Season 1

1x23 The Erlenmeyer Flask

Air date: 05-13-94
Writer: Chris Carter
Director: R. W. Goodwin
Editor: Heather MacDougall
Director of Photography: John S. Bartley, C.S.C.
Documented Phenomenon: Alien-Human Hybrids

Episode summary / Points to consider / Production analysis / Bob Goodwin commentary

A patrol car is on a 60-mile pursuit of a white car in Georgetown, Maryland. The driver in the white car, a male, seems to be in his thirties. Both vehicles fly over a steep hill, while the white car passes train cargo tracks. A patrol officer informs dispatch that the suspect is westbound, and has entered the gate into the shipping docks off April Street. The white car skids past a truck, and the patrol car nearly collides with the truck. Having bought some time to get ahead, the driver races towards a port, looking for another escape. The patrol car catches up as the officer on the passenger side uses his bullhorn to order the man to pull over and stop. The driver skids into some crates, tries to back up, and finds himself blocked by the patrol car. The officer orders the man to freeze, just as he jumps out of his car in a frantic attempt to escape. The man races towards a wire fence and climbs it. One of the officers uses his club to try and immobilize the man. Both officers begin to club the man with batons as he continues to resist, just when another patrol car arrives. The man, with incredible strength, grabs one of the officers' batons and knocks the officers down, as another officer rushes up to him and is taken by the man. A fourth officer uses a stun gun and fires the electrical darts, but the man yanks out the darts and sprints up a ship dock ramp. The fourth officer fires two shots that hit the man square in the back, but the man continues to run and leaps off the dock into the icy waters. The officer insists he hit the man, while the other officer looks puzzled. The fourth officer conjectures that the man should be badly bleeding, just as both men find drops of green liquid on the dock.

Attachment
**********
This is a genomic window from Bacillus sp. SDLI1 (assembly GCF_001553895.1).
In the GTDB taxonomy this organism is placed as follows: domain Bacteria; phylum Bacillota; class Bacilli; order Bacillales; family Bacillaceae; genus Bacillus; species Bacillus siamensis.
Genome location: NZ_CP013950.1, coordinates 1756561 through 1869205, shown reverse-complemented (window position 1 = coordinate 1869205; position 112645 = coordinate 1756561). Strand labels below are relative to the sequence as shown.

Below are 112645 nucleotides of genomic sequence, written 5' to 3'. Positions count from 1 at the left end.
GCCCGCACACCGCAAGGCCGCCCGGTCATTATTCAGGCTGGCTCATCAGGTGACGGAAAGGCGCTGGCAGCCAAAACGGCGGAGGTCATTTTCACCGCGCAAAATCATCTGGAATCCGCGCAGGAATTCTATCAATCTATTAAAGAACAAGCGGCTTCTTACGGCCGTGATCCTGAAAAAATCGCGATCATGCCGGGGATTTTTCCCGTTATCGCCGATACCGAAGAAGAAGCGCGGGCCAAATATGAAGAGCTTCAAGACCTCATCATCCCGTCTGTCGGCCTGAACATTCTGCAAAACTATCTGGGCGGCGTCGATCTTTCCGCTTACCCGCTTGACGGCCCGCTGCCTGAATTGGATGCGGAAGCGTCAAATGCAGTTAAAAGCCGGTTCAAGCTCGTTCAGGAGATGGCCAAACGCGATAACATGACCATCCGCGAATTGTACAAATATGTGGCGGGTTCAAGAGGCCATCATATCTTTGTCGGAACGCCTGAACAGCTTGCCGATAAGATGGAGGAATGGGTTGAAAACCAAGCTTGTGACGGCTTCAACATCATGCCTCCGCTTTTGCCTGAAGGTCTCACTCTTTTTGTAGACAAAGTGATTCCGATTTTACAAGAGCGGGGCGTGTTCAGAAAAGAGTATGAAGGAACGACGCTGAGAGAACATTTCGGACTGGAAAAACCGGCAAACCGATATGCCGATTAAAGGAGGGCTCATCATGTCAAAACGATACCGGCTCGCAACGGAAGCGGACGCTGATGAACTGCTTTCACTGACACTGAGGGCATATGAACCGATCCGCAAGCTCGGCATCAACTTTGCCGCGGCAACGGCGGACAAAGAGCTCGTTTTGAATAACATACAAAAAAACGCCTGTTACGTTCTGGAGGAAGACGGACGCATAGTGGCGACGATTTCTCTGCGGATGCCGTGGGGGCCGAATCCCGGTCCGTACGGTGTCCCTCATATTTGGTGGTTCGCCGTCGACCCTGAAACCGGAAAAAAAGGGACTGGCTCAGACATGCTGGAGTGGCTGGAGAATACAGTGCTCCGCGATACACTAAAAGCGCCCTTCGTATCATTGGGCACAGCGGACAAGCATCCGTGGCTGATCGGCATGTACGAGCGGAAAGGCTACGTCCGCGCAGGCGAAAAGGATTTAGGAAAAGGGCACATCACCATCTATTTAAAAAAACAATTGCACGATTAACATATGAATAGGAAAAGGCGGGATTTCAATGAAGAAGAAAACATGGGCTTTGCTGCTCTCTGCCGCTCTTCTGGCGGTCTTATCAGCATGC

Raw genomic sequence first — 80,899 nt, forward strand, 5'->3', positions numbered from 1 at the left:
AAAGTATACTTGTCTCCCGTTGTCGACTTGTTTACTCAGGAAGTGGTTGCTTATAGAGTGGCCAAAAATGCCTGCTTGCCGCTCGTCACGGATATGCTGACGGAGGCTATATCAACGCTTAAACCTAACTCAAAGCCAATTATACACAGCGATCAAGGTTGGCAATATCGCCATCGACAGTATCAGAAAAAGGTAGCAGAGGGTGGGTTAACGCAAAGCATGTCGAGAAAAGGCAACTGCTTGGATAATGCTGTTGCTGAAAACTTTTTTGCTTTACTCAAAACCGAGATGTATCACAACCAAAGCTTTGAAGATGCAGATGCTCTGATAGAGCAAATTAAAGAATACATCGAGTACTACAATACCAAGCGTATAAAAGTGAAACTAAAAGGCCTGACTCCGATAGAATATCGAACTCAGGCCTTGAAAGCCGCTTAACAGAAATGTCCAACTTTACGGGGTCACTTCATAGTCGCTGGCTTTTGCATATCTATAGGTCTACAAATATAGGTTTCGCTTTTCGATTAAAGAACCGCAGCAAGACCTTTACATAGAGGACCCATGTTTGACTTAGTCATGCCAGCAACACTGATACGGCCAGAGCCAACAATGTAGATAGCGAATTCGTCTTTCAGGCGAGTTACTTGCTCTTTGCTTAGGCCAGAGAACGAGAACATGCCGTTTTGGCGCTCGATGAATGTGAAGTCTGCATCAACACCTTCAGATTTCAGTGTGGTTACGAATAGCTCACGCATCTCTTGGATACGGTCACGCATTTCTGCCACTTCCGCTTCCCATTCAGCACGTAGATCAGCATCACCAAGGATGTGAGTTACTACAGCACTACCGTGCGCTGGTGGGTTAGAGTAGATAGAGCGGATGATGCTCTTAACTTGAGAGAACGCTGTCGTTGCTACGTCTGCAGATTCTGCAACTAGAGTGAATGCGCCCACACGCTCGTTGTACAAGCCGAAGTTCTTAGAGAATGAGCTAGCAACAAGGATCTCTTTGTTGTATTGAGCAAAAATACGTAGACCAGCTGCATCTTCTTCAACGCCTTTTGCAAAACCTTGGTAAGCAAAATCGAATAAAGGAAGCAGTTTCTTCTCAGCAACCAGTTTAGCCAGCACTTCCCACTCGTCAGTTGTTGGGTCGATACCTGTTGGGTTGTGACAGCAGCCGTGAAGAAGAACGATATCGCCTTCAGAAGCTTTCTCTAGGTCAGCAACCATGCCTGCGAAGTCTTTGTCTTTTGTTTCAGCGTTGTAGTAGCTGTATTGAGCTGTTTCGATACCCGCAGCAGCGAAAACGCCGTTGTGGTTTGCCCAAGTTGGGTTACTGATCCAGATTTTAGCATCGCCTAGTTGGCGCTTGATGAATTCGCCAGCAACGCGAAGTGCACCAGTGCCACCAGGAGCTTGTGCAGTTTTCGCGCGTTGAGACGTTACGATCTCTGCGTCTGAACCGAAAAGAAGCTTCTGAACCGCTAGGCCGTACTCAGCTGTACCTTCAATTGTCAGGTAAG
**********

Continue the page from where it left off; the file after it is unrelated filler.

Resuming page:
On Sunday, May 8, 1994, Mulder is asleep with the television on, in his apartment. Based on the various folders and papers strewn around him, it appears that Mulder had been reviewing case files before he fell asleep. He is awakened by a phone call. Deep Throat cryptically asks him if he is watching channel eight, and Mulder switches it on. WDF News is reporting a car chase in Georgetown wherein the suspect eluded capture. Mulder pops a blank video into his VCR and presses the record key. Captain Roy Lacerio is being interviewed by a female reporter. The police captain's answers are vague, and then his attention is pulled away by another officer. The reporter indicates that there is an ongoing intense manhunt for the suspect.

The next day at the FBI offices, Mulder reviews and replays the tape of the report. Scully skeptically observes that Mulder has reviewed the tape a hundred times, questioning what they're looking for. Mulder prints out a hard copy of a video capture of an unidentified man in a formal suit. Scully asks why the suspect was being chased. Mulder tells her that it had to do with a moving violation. He insists there must be some detail they're not seeing, as he prints out another still. This one is of a parked car. Scully argues that Deep Throat has lied before and is probably yanking Mulder's chain. Mulder responds that Deep Throat wouldn't have called if there wasn't something there that Deep Throat wants him to find.